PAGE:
When Death Stares At You, Hinting Your Career Was A Scam
In October of 2012, at the age of 52 years, Linds Redding of Auckland, New Zealand died of inoperable esophageal cancer. Prior to his battle, he was the owner and operator of a small animation and art studio called The Department of Motion Graphics.
The firm specialized in “designing and crafting unique, high quality motion graphics and animation solutions.” Prior to starting the business, Linds worked at large advertising agencies such as BBDO and Saatchi & Saatchi as an art director. His entire 30-year career had been spent serving the advertising industry in one way or another.
In March of 2012—taking stock of his life, career and the inevitability of his own death—Linds wrote a 3,000-word essay on his blog entitled, “A Short Lesson In Perspective.” He started by focusing on what he referred to as “The Overnight Test.” When working on an advertising project, he and his colleagues would spend hours coming up with ideas, pinning each of them to a board for viewing. The next day—and not at the moment of ideation—the team would decide which options to put forward to a client.
In his post, Linds lamented the modern corporation’s quest for profit maximization and regretted that the patience required by “The Overnight Test” was rarely to be witnessed at such organizations. “The Overnight Test only works if you can afford to wait overnight,” wrote Linds.
But his essay went deeper. The chilling, reflective feedback did not solely focus on the profit-only mindset of the corporation. He set his sights on the people who do the work in the organizations, too—including himself.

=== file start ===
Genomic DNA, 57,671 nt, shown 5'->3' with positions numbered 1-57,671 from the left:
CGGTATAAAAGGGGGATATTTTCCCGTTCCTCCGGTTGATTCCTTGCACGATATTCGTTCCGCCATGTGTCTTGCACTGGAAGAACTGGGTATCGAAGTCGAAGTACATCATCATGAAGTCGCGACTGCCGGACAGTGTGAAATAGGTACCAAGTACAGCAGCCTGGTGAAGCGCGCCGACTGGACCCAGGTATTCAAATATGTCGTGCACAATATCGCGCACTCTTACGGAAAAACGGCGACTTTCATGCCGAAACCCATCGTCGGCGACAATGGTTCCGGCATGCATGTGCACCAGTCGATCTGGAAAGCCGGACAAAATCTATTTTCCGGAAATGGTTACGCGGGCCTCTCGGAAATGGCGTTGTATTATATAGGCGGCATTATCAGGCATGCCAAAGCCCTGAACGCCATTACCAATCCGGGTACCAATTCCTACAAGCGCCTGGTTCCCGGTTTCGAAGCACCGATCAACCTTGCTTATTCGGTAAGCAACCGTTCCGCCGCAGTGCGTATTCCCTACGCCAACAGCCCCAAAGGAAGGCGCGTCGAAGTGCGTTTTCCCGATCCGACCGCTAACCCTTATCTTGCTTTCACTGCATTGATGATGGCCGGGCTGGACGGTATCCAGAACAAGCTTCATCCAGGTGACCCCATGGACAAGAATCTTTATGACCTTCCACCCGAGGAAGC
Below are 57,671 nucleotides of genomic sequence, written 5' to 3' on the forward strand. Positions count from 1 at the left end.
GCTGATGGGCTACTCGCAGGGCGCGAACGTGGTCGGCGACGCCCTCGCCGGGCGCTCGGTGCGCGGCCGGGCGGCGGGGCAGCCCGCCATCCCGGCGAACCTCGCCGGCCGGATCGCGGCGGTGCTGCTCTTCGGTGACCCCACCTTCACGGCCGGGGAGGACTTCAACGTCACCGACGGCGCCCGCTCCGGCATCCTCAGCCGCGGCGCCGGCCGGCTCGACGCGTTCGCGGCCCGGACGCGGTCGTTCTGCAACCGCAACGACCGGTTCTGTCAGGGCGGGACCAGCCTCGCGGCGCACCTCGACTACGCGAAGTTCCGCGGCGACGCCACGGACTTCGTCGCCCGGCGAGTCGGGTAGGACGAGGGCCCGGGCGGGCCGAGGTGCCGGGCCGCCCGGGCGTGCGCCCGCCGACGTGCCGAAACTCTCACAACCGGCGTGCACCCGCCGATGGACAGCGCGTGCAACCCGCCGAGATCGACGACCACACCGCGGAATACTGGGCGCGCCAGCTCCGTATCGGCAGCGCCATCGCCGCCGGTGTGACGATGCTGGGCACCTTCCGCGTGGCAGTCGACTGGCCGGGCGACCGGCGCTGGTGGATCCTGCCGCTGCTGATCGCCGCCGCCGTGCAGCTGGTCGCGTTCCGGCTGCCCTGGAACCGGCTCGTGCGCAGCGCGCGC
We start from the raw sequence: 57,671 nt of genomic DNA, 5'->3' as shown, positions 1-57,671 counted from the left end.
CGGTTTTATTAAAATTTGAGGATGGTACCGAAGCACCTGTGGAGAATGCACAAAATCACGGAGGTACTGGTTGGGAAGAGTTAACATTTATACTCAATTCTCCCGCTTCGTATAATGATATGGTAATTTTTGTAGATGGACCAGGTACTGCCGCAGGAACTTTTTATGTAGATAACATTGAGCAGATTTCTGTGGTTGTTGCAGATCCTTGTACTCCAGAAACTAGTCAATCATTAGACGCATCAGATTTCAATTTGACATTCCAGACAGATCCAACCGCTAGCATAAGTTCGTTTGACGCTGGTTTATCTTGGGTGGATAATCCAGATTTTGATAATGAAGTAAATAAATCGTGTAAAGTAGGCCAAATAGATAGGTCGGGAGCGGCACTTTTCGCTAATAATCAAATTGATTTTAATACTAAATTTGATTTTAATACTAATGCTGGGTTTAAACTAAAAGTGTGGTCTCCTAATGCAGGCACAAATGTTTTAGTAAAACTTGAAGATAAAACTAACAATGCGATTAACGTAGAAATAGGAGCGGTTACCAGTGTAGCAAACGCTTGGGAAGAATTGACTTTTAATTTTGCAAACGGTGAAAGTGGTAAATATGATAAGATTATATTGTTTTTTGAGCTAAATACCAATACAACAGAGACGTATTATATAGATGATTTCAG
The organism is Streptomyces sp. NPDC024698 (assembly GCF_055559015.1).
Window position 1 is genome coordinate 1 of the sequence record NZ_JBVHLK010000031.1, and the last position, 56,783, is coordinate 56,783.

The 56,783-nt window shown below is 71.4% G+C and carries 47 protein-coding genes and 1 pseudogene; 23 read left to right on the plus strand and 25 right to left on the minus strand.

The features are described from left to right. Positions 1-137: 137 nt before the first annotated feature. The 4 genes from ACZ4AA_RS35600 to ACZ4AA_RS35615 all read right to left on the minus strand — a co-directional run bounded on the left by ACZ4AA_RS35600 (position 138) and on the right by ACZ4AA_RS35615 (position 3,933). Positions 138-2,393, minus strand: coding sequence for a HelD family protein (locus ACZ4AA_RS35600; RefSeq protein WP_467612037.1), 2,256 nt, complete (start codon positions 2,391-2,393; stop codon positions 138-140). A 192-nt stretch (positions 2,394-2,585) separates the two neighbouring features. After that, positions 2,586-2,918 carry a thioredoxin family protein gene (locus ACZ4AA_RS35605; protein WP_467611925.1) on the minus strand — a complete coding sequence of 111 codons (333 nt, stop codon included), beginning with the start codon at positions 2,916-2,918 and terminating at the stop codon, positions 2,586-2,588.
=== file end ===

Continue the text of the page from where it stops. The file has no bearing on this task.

“My old life looks, and feels, very different from the outside. It turns out I didn’t actually like my old life nearly as much as I thought I did.”
Linds was dying. Perhaps it was this state of contemplativeness that urged him to write about his career. It was a career he was not all that happy with. “I think, I’ve come to the conclusion that the whole thing was a bit of a con. A scam. An elaborate hoax,” he opines. Linds believed his entire education and experience actually set himself up for an “epic act of self-deceit.”
“Countless late nights and weekends, holidays, birthdays, school recitals and anniversary dinners were willingly sacrificed at the altar of some intangible but infinitely worthy higher cause,” he recounted. “It would all be worth it in the long run.”
But this myopia and fixation on the role, his performance and the rigidity that accompanied his behavior was like a career Ponzi scheme. He had convinced himself that sacrificing time from his life to work for the glory of his career and firms was dutiful. It was necessary. In hindsight, Linds believed, “It wasn’t really important. Or of any consequence at all really. How could it be? We were just shifting product.”
Toward the conclusion of the essay, Linds asks, “So was it worth it?” His answer cut to the heart of the matter.
“Well, of course not. It turns out it was just advertising. There was no higher calling.”
Eventually, Linds wonders if his 30-year professional existence was a sham. He closes the post by writing, “As a life, it all seemed like such a good idea at the time. I’m not really sure <my life> passes The Overnight Test.”
The story of Linds Redding ought to be a wake-up call for both individuals and the organization. Individuals who believe their purpose in life is solely tied to their role at work may be in for a rude awakening when a life event or organizational downsizing incident occurs.
Our roles and careers are important, but they should not be considered the sole identifying factors that define us. When an organization creates an operating culture rife with power, a lack of caring or unethical behaviors, it becomes an accomplice in disengagement. The organization becomes a contributing factor in the creation of unfulfilled lives.
No one deserves to die feeling their work was a sham. That is, the organization can be thought of as partially culpable for scenarios like that of Linds Redding.
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